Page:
we'll move on to take more chances and make more improvements until the
global organism emerges whether we like it or not. There's a delicate
balance of free choice and inevitability about all this that I find
At first sight, the opportunities are technical
optimizations that arise as we apply and refine new technology. The business
challenges are secondary. The business environment needn't evolve much at
first to accommodate the new ideas. But exploiting the opportunities will
change the global business environment, and these changes are the focus in
the second quartet of my tract. The third quartet will then take on a big
new wave of transformations, and the final quartet will bring it all
together in Globorg.
First, we need to climb
the foothills of the fitness landscape.
01 Global Mammon
A world of avatar frontends, hypervision headsets, robot cars, and reality
games will cause a revolution as it unfolds it in all its glory. That
revolution will start in business organization, where the fancy new software
will support and streamline globalized business as never before. The
revolution will ramify through mass deployment of robots, both in industry
and in daily life. It will cause aftershocks in political systems worldwide
as they adapt to the new realities. These adaptations will enable the
burocrats to extend and deepen the revolution. These four themes animate the
next four chapters.
First, cookie-cutter templates for running a
business will get so friendly that we can all use them. Even people who work
as corporate clones will run their homes and lives like small businesses.
Second, robots will pop up everywhere. Armies of tireless machines will
drive the old industrial proletariat to extinction. Third, the global reach
of business will force politicians to globalize their politics. And fourth,
economic realities will drive the rise of a global accounting currency.
Together, these changes will create a wealth engine to draft workers
worldwide into one big force for goods.
To keep your head among all
these dizzying changes, look back as well as forward. Each new century of
progress seems to leave the past in the dust, until it too passes. This
century will trump even its predecessor for dramatic change, but much will
still stay the same. The facts of science and geography will frame all our
advances. Such limits will ramify down the stack of constraints on our
Working back, we can frame our changes
against the fixed backdrop. Then the rise of the robots looks less amazing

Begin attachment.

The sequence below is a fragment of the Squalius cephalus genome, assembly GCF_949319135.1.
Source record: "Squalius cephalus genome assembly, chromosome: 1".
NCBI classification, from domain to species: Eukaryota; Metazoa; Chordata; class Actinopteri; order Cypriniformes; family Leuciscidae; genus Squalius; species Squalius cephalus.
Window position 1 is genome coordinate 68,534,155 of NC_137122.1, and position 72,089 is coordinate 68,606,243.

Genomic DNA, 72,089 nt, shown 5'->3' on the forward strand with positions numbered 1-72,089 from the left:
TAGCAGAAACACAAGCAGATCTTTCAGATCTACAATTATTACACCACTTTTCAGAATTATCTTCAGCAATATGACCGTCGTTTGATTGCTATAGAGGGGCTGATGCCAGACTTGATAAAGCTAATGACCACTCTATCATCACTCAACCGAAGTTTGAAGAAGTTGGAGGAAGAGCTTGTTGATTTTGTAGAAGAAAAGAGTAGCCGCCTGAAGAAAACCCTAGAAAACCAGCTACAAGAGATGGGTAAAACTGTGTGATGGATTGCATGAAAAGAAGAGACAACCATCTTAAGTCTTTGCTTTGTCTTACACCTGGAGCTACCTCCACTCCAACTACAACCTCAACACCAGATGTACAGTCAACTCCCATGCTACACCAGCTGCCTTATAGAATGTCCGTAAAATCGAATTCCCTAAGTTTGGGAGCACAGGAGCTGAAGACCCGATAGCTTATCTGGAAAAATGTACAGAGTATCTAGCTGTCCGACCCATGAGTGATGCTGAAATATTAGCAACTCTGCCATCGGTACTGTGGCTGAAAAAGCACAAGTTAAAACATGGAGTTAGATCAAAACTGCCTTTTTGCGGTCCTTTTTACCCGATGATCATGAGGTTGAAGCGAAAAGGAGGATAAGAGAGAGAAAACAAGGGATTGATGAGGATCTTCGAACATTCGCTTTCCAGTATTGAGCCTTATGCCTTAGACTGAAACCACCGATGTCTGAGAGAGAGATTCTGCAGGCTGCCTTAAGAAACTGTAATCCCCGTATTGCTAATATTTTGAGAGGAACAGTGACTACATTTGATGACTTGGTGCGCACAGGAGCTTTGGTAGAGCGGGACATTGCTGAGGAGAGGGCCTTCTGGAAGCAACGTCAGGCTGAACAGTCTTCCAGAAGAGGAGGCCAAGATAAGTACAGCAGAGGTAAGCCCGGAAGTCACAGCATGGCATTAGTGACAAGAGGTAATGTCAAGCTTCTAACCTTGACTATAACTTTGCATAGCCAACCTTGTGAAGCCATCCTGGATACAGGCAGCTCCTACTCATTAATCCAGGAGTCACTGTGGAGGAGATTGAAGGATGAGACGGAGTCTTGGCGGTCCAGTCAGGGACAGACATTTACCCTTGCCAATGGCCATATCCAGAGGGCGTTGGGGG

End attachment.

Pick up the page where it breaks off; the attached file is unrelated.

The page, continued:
and the demise of the human ape less shocking. Delegating war to the robots
will surely come as sweet relief to people grown tired of bloodshed. Life
will go on, and those of us who live it will count ourselves lucky to be
alive in an age when economics becomes at last a solved problem.
The rise of the robots will change so much that it's worth taking time to
contemplate. Because we'll need to live in harmony with our bots, we shall
architect them in people-friendly ways. Then they'll be everywhere. That's
the first chapter in this third quartet.
How human can a robot be? We
shall push the limits and close the divide between technology and biology.
We shall turn biology into a technology. That's the story of the century, in
fact, if our leading scientists are to be believed. And it's another
New life will emerge from the biotech labs. Empowered by
robots, the labs will accelerate their progress beyond what we can now
imagine. Bionic enhancement will be the fad of the century for people who
trust the new tech. The old world of feral humans will begin to look like
the age of the dinosaurs. That's a chapter.
One body, one mind — what
a boring paradigm! Group minds, virtual minds, enhanced and extended minds —
all these will be daily experience for those of us who survive deep into our
century. All that will be the prehistory of global unification within a mind
of planetary proportions. We won't be content with anything less when we set
out to make our mark on the cosmos. The new psychology takes another
Followed from the inside, such progress seems willed. We
choose it and we make it happen. Seen from the outside, an epic history
unfolds that has the grand inevitability of all big changes. Our
learning to orchestrate the terrestrial biosphere is a development as big as
the emergence of multicellular life that triggered the Cambrian explosion. It's the biggest news on Earth in over